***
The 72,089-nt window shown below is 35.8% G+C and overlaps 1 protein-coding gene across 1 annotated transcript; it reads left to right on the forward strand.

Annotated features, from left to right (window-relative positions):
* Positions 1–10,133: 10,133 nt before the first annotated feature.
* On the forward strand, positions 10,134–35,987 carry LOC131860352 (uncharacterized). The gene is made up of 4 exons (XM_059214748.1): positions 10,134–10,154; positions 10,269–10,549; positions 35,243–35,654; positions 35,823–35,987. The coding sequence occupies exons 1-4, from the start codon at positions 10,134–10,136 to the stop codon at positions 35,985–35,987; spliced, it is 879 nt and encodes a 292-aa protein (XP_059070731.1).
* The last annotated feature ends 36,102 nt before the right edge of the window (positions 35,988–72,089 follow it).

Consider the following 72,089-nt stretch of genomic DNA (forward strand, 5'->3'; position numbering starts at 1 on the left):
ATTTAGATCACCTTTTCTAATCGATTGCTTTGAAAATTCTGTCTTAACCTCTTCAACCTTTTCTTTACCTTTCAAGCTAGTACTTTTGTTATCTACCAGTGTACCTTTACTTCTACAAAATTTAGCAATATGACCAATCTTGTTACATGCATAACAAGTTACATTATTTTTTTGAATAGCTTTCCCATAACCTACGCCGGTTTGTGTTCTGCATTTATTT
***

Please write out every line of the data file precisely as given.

The 72,089-nt window shown below is 35.8% G+C and overlaps 1 protein-coding gene across 1 annotated transcript; it reads left to right on the forward strand.

Annotated features, from left to right (window-relative positions):
* Positions 1–10,133: 10,133 nt before the first annotated feature.
* On the forward strand, positions 10,134–35,987 carry LOC131860352 (uncharacterized). The gene is made up of 4 exons (XM_059214748.1): positions 10,134–10,154; positions 10,269–10,549; positions 35,243–35,654; positions 35,823–35,987. The coding sequence occupies exons 1-4, from the start codon at positions 10,134–10,136 to the stop codon at positions 35,985–35,987; spliced, it is 879 nt and encodes a 292-aa protein (XP_059070731.1).
* The last annotated feature ends 36,102 nt before the right edge of the window (positions 35,988–72,089 follow it).

Consider the following 72,089-nt stretch of genomic DNA (forward strand, 5'->3'; position numbering starts at 1 on the left):
ATTTAGATCACCTTTTCTAATCGATTGCTTTGAAAATTCTGTCTTAACCTCTTCAACCTTTTCTTTACCTTTCAAGCTAGTACTTTTGTTATCTACCAGTGTACCTTTACTTCTACAAAATTTAGCAATATGACCAATCTTGTTACATGCATAACAAGTTACATTATTTTTTTGAATAGCTTTCCCATAACCTACGCCGGTTTGTGTTCTGCATTTATTT